Photo: How not to squelch a kid's curiosity about nature

To cultivate nature connectedness, fuel curiosity and keep plants and critters alive, we made rules.

Most children are curious explorers, so you don't need to do much to cultivate their nature connectedness — just take them outside! The challenge is more about how to get out of their way while keeping them AND the plants and critters safe.

Ick. Ew. Gross.

These are a few words adults say about nature — in front of kids. I don't think we even realize it.

Did I love finding a snail on my kitchen ceiling? Or an entire nest of baby spiders, on a stick, in my living room? Not exactly.

To cultivate nature connectedness, fuel my son's curiosity and keep plants and critters alive, we have rules:

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  1. No snails in the house.
  2. Worms can't do yoga.
  3. No slugs in the hand (the sticky trail is impossible to get off).
  4. Toilet paper can help relocate spiders.
  5. Bees are fun to watch, not touch.
  6. Ant hills are best observed from a distance.
  7. Caterpillars need to be released to morph into butterflies or moths.
  8. To avoid heartbreak, don't get too attached, e.g., ladybugs are heart-breakers — they will land and quickly fly away.
  9. Wasps and bees need space because they can sting.
  10. Leave some snails behind to work in the garden and for other kids to find.

Don't get me wrong, I will let him swat mosquitoes!

Tools you may find useful:

  • Bug bungalow or a mason jar with air holes (much better than pockets)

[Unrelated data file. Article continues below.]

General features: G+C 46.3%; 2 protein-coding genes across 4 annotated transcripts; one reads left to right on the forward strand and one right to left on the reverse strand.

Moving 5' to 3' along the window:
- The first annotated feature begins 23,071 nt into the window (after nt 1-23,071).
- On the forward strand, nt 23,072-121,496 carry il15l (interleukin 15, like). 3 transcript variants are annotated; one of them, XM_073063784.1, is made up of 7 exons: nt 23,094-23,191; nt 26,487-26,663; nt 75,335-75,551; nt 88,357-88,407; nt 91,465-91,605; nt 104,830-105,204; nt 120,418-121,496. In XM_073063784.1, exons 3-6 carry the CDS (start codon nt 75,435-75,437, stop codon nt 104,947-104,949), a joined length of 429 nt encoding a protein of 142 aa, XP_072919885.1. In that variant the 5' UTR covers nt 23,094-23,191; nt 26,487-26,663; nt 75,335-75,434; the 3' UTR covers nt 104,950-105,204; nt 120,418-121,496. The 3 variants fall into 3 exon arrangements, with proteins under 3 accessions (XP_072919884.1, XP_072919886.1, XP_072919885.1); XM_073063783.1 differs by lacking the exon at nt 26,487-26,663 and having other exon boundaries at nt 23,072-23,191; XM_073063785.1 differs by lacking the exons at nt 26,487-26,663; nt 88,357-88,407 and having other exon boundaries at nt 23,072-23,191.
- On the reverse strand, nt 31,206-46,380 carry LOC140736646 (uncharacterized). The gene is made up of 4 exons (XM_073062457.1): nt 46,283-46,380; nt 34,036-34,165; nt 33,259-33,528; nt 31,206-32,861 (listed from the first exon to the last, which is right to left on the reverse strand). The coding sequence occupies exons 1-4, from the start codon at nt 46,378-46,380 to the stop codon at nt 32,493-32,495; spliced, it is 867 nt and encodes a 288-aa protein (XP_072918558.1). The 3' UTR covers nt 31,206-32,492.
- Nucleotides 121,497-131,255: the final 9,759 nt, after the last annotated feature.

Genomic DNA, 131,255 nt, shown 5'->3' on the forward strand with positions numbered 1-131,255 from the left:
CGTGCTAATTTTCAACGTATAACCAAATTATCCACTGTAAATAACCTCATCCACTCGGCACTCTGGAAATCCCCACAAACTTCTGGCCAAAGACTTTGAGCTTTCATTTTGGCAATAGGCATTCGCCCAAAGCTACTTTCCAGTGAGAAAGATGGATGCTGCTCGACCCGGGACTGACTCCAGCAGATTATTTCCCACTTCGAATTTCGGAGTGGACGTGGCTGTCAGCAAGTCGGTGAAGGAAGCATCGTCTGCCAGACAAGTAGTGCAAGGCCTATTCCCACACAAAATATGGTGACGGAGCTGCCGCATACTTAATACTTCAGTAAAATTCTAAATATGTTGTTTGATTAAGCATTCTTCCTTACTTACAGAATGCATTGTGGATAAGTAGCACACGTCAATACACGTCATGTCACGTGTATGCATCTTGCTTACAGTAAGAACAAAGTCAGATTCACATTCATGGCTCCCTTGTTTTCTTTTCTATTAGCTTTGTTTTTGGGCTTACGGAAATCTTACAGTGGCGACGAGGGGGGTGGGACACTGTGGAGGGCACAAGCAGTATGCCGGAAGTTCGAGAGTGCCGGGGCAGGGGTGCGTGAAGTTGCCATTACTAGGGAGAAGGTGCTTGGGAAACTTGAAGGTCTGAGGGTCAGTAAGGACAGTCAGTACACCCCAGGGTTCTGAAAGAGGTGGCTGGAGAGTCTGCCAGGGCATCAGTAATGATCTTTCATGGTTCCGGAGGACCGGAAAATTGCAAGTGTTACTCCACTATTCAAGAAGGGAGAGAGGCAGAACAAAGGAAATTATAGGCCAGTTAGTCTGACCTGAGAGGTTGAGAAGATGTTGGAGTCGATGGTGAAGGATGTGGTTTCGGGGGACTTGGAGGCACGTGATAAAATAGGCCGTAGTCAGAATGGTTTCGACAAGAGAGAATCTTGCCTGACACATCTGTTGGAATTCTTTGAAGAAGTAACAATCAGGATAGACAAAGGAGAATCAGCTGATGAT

• Butterfly net
  • Magnifying glass
  • Dip net (to explore streams and ponds)
  • Tips from our 30×30 Nature Challenge (to inspire your outdoor explorations any time of year!)

How have you successfully taught the kids in your life about touching, holding and exploring nature safely?

Lindsay Coulter, a fellow Queen of Green

May 26, 2015

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1 Comment

Jun 02, 2015
10:42 AM

We’ve had snails in the house, safely ensconced in a plastic habitat that is. We’ve also had sow-bugs and slugs for short periods as I hate to say no to healthy curiousity. Garter snakes and frogs are only allowed to visit — the longest is overnight, before being carefully returned from where we found them. We research the species to learn about it and what it eats before we return it. We’ve raised local tadpoles into frogs — release them quickly once they are frogs as they need the correct food to thrive and it’s hard to keep them in a container.

We’ve even raised painted lady butterflies — courtesy of my husband who brought a few extra caterpillars home one year from his classroom butterfly kit. I wouldn’t recommend bringing in wild caterpillars as you may not be able to supply the food they need. We created a natural habitat with sticks etc in an old fish tank (top covered in mesh) instead of the small supplied containers, and learned what kind of plants they liked to eat beyond the basic paste supplied by the company. It was so fun to watch them climb up the sticks and weave their cocoon and then later hatch and release them. My husband and some of the other teachers decided to try the natural habitat in their classroom.

Fish and aquatic life are caught in nets, observed and released before the water in the bucket gets too warm. And yes,we always tell our kids to make sure you handle frogs with ‘dirty’ hands, or rinse your hands in some water first — they hate soap! And always hold them close to the ground in case they escape. We normally find tree frogs in our yard when we are mowing, so we catch them and then carefully place them in the garden where it is safe. We always release indoor spiders, despite Mom being afraid of them, because they do a good job of eating insects outside. We have a live and let live policy with wasps — non-aggressive species can have nests on the outbuildings, but not on the deck.

Observe and learn is what we do, and teach our kids how to handle, respect and care for the creatures in our environment.

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